LOS ANGELES, May 27 (Xinhua) -- Two U.S. lawyers said here Wednesday that they had filed a lawsuit in federal court in hopes of overturning California's Proposition 8, which was approved by voters to ban same-sex marriage.
Speaking at a press conference in downtown Los Angeles, Theodore Olson and David Boies said they filed the lawsuit on behalf of two homosexual couples in California.
The two constitutional lawyers, who squared off in the legal battle that decided the 2000 U.S. presidential election, said they joined hands to seek an injunction to stay California's same-sex marriage ban while arguing it is a violation of the U.S. Constitution.
Olson and Boies represented former President George Bush and his Democratic challenger Al Gore respectively in the Bush vs. Gore case, which decided Bush the winner of the tight-run 2000 presidential election.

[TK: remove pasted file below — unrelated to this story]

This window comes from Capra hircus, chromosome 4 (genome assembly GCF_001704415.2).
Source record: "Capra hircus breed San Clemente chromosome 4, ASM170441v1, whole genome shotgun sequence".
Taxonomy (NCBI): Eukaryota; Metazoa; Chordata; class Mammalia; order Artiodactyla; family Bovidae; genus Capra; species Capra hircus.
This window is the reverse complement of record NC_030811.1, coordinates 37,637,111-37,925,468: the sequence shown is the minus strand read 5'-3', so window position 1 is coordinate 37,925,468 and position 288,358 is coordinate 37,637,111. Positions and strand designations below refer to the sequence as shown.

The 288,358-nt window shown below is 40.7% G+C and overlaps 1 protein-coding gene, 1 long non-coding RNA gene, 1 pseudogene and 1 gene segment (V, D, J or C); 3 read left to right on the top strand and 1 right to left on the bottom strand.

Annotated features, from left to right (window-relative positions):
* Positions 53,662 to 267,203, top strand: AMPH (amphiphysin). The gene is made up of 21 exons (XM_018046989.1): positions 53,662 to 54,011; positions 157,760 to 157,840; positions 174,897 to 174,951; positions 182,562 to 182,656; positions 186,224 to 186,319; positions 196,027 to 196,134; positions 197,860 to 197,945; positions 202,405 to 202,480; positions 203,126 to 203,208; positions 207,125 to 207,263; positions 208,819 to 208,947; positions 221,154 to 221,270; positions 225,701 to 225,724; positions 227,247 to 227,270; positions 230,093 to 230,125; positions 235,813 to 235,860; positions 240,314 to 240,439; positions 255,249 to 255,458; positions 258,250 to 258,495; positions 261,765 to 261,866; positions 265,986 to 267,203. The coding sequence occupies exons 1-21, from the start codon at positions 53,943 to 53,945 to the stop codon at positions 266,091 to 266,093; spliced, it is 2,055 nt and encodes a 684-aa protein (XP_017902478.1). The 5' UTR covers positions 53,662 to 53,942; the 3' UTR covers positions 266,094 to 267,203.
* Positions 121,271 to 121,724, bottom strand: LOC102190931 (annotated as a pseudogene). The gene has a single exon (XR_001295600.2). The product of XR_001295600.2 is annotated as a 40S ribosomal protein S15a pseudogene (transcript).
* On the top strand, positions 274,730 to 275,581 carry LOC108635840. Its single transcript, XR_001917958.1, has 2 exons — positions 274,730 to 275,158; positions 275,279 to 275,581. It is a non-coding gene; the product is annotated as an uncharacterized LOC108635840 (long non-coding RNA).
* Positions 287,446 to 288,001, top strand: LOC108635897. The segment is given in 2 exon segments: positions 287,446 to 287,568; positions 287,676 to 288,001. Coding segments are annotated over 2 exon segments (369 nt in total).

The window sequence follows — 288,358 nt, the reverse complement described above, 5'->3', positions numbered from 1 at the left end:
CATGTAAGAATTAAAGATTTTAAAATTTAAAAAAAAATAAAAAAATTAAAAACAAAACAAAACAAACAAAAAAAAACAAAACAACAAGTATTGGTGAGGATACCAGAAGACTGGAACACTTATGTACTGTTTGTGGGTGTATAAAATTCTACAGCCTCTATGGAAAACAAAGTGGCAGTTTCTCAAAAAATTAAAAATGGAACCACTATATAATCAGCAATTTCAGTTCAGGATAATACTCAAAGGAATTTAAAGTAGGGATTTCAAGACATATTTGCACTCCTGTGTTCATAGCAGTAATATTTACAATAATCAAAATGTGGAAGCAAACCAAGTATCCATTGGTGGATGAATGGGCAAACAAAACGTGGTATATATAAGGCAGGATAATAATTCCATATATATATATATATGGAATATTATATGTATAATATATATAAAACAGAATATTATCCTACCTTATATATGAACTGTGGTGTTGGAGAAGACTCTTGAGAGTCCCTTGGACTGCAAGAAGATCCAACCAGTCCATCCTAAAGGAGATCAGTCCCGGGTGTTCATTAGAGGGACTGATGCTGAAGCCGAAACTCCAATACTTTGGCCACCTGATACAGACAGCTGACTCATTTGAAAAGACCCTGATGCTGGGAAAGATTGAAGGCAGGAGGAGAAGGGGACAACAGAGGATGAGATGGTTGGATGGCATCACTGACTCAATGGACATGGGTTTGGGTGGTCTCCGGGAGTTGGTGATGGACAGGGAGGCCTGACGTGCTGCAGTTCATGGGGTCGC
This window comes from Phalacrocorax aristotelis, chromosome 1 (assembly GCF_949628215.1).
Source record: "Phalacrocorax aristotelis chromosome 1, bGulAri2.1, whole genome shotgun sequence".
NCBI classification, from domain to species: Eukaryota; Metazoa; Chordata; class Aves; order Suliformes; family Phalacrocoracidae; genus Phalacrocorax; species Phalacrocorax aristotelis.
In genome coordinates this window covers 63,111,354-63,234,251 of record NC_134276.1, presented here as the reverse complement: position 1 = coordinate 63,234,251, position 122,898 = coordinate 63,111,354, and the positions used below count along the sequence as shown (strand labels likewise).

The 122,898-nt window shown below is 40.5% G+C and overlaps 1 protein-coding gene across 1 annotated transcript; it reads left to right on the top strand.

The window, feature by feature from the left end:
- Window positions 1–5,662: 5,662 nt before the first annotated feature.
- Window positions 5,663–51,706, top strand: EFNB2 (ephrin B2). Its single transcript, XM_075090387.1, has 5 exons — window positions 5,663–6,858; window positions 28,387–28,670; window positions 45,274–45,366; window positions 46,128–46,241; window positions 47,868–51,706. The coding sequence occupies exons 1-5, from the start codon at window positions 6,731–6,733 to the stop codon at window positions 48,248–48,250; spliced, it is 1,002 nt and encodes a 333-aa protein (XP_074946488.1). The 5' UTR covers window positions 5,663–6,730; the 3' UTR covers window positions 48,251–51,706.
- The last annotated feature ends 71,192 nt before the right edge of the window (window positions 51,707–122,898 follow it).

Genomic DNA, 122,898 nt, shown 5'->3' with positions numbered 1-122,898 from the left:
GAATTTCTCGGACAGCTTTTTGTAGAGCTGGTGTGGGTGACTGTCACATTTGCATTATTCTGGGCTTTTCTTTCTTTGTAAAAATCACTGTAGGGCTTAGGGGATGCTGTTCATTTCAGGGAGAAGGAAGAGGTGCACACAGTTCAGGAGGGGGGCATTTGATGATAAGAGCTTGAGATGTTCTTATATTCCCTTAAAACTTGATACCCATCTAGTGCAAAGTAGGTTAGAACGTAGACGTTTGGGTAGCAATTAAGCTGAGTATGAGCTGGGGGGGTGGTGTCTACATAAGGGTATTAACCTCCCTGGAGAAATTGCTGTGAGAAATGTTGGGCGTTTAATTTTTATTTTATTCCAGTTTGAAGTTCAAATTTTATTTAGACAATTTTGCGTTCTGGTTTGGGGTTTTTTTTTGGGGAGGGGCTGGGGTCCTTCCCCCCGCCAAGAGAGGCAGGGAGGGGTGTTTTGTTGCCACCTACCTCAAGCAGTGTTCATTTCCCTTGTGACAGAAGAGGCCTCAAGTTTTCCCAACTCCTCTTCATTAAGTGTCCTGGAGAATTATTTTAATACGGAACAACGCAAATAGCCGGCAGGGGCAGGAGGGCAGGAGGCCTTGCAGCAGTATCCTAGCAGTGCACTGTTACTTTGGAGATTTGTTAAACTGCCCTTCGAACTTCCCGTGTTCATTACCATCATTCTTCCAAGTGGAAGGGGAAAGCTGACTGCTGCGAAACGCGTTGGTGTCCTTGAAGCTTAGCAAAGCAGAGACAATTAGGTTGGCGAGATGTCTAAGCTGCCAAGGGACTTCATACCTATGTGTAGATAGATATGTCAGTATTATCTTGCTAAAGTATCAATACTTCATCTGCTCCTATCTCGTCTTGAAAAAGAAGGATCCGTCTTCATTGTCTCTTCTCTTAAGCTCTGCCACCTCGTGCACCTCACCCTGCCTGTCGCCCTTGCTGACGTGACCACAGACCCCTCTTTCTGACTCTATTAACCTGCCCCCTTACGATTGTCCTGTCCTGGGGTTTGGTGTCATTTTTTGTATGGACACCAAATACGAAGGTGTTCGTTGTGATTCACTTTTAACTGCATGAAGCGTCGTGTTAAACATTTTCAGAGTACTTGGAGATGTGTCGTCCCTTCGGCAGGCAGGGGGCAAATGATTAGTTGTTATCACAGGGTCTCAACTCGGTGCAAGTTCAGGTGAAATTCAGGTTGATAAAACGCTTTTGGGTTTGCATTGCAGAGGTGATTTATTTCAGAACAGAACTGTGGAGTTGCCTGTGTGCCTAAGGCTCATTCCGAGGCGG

Wednesday's challenge in federal court came a day after the California Supreme Court upheld the validity of Proposition 8 under the state constitution. The proposition was approved by voters in last November's election but legally challenged by gay rights groups in the state high court.
Olson and Boies filed the lawsuit in U.S. District Court in San Francisco against Californian governor Arnold Schwarzenegger and other state officials on behalf of two gay men and two lesbian women who wish to be married in California.
The complaint argues that the voter-enacted proposition violates the U.S. constitutional guarantee of equal protection and due process.
The case "is not about liberal or conservative, Democrat or Republican," said Olson at the press conference. "This case is about the equal rights guaranteed to every American under the United States Constitution."
Boies said that while he and Olson are from different ends of the political spectrum, "we are fighting this case together because Proposition 8 clearly and fundamentally violates the freedoms guaranteed to all of us."